1. Largest internet market in the world
China has become the world’s largest internet market with nearly 480 million users (with 277 million mobile internet users). Web use has grown rapidly, with a typical user now spending about 20 hours a week online. Nearly 80% of internet users in China have access to broadband connections. That has helped spur growth of online video services from firms such as Youku and Tudou.
2. Local internet players have excellent growth prospects and global ambition
China’s relatively strict regulatory environment and linguistic complexity have helped the country develop its own group of internet companies that in terms of scale and size match some international players. Companies such as Baidu in search, RenRen in social media and Taobao in e-commerce have well-established positions in China and have the ambition to expand into new geographic markets.
3. State TV broadcaster is must-buy for advertisers and sells inventory via auction
As the only truly national broadcaster, China’s state-owned CCTV is arguably the sole way for display advertisers to reach a national audience. This scarcity value allows CCTV to auction its advertising inventory to the highest bidder. The annual auction, held in November, is primarily done in conjunction with media agencies and is a must-bid event for leading consumer packaged-goods companies.
4. High penetration of digital displays in the outdoor industry
China’s outdoor advertising industry has relied heavily on digital sign displays due to a scarcity of traditional outdoor infrastructure and lax rules on placing digital signs in office buildings and public transport. The Chinese outdoor advertising industry is highly fragmented with a large number of foreign and domestic operators led by six main firms.
5. Print media faces commercial and regulatory challenges
China’s traditional print media industry remains highly fragmented with strong state involvement and a complex regulatory environment that can require different ownership structures for commercial and editorial operations. In the short term, these challenges have been masked by a booming print advertising market. In the longer term, many publishers are likely to be under-capitalized as they try to develop more aggressive digital strategies.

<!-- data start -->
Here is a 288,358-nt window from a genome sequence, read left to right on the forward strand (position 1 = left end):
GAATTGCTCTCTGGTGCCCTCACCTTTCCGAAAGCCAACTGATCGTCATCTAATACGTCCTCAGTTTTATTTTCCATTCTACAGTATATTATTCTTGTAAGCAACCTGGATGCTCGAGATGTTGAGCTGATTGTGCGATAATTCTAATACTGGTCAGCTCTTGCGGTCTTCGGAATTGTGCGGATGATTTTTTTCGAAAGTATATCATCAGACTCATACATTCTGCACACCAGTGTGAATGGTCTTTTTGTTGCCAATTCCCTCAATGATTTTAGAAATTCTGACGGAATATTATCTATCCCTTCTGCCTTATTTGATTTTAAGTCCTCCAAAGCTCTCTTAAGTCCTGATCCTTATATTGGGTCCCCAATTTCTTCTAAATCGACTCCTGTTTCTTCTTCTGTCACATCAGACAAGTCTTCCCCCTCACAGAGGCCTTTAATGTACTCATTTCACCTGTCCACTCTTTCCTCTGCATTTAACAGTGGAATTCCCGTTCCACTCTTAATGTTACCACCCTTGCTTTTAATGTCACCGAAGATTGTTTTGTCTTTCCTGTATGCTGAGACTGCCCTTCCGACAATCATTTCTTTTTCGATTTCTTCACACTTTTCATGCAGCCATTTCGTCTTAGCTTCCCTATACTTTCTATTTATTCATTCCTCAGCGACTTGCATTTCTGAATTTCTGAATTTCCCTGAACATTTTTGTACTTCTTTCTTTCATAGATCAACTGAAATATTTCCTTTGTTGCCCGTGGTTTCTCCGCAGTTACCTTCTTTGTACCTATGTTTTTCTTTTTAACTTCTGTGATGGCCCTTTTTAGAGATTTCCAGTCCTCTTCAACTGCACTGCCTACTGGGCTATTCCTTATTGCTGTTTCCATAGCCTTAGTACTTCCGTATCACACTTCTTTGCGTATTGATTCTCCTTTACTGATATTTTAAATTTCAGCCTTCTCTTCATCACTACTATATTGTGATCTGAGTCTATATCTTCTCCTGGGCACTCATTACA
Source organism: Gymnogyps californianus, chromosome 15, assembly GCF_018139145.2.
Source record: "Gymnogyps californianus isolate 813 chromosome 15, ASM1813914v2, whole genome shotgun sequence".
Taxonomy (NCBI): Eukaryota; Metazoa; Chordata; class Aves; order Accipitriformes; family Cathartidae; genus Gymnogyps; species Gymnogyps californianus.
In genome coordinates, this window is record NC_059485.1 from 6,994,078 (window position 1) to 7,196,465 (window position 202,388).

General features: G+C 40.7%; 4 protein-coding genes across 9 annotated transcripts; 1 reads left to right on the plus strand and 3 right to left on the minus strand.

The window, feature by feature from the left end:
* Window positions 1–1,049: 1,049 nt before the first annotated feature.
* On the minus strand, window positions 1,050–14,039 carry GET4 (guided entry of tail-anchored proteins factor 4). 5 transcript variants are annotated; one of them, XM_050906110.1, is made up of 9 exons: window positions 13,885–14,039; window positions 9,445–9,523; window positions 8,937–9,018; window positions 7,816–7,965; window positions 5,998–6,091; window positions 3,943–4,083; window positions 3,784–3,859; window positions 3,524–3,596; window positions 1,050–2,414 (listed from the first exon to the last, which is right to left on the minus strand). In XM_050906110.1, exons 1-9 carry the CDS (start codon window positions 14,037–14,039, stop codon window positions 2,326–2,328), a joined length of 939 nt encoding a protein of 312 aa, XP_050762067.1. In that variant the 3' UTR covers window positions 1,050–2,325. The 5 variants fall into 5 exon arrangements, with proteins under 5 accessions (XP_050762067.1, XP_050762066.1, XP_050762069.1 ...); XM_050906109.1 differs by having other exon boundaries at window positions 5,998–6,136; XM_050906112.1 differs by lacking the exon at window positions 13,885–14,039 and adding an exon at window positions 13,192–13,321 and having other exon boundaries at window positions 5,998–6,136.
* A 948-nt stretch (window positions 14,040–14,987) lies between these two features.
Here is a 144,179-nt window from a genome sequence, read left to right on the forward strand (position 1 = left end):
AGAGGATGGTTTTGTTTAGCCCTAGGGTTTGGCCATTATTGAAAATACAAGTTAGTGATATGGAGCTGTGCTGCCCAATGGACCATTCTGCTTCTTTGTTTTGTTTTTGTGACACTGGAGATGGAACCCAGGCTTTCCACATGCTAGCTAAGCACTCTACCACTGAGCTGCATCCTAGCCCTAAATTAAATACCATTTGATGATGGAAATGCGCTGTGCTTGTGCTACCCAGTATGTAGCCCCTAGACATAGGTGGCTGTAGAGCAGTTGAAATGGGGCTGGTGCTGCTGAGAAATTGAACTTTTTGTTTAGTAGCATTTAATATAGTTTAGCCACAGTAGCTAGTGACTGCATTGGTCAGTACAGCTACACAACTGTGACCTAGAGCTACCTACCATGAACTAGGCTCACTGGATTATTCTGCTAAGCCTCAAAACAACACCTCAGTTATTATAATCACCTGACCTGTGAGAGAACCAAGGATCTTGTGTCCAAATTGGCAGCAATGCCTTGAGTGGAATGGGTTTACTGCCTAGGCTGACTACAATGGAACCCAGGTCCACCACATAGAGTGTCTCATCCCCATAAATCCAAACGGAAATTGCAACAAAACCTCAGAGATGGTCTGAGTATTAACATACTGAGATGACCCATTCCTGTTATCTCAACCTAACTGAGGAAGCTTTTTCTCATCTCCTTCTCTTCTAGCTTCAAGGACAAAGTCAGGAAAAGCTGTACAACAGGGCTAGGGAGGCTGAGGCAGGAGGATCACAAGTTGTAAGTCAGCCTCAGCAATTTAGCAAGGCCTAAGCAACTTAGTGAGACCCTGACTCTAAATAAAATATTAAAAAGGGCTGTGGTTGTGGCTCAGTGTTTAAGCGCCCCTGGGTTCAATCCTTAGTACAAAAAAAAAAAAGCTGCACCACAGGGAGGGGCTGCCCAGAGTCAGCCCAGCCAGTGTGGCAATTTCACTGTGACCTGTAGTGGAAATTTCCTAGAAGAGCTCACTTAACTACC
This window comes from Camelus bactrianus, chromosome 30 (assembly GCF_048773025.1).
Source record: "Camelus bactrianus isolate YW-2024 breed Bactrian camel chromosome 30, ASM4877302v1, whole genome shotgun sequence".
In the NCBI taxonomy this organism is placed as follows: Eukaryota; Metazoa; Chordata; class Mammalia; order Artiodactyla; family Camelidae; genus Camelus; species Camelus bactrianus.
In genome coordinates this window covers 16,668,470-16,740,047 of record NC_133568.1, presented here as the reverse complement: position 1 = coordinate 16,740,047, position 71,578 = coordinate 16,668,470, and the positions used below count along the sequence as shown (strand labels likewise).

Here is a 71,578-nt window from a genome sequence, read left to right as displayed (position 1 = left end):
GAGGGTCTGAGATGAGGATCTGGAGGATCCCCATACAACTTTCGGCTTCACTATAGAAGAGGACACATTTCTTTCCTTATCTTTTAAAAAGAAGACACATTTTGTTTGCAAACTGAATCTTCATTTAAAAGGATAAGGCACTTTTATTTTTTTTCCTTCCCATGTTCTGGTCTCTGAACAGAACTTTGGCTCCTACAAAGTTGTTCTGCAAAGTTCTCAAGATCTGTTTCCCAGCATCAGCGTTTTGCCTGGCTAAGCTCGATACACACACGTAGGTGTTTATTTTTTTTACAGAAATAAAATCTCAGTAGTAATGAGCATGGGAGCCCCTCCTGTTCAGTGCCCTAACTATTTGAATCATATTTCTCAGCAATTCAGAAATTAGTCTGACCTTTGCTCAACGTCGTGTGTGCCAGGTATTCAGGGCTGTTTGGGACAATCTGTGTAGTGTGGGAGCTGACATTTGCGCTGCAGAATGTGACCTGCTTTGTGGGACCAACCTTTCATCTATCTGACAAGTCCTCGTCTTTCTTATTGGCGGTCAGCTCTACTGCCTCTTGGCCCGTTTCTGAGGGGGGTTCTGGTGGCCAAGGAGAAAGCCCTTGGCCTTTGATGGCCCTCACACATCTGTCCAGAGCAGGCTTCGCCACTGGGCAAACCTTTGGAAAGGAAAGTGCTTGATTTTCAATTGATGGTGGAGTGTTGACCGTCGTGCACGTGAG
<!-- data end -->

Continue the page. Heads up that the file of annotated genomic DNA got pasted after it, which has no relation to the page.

1. World’s largest filmed-entertainment industry
India has arguably the world’s largest filmed-entertainment industry with 1,300 films produced in 16 languages and more than 3 billion admissions each year. The industry has evolved over the past 10 years from single-screen cinemas to multiplexes. Major international media firms such as Walt Disney Co., Sony Corp. and Viacom have made significant investments in India.
2. Enormous mobile potential with almost 800 million subscribers
India’s mobile subscriber base over the past 10 years has experienced astronomical growth from 3.6 million to almost 800 million subscribers. The recent launch of 3G services and better penetration of smartphones have created major opportunities for mobile-based media services. Over the next five years, the mobile handset will be the primary means of internet access for most Indians.
3. Diverse media supporting at least 16 languages
In the past 10 years, India’s advertising market has quadrupled in size. India’s media and entertainment industry is characterized by great linguistic and cultural diversity with traditional and new media operating in 16 key languages.
4. Relatively untapped markets in small towns and rural areas
Major cities have media reach similar to developed markets. But India’s small cities, villages and towns represent a relatively untapped market for most media. TV is widely available, but newspapers, commercial radio and online media still have relatively low penetration in semi-urban and rural areas.
5. Growing and profitable newspaper industry
Unlike most developed media markets, India’s print-newspaper industry continues to grow both readership and advertising. India has a large and vibrant newspaper industry, with the market leaders published by a small number of family-controlled groups. Online ad spending in India still has a relatively small share of the market. Local-language newspapers with a strong reach in small towns and semi-urban areas have the best growth prospects.
But if you want to get the context to all this — and especially from an experiential marketing POV — you better read this.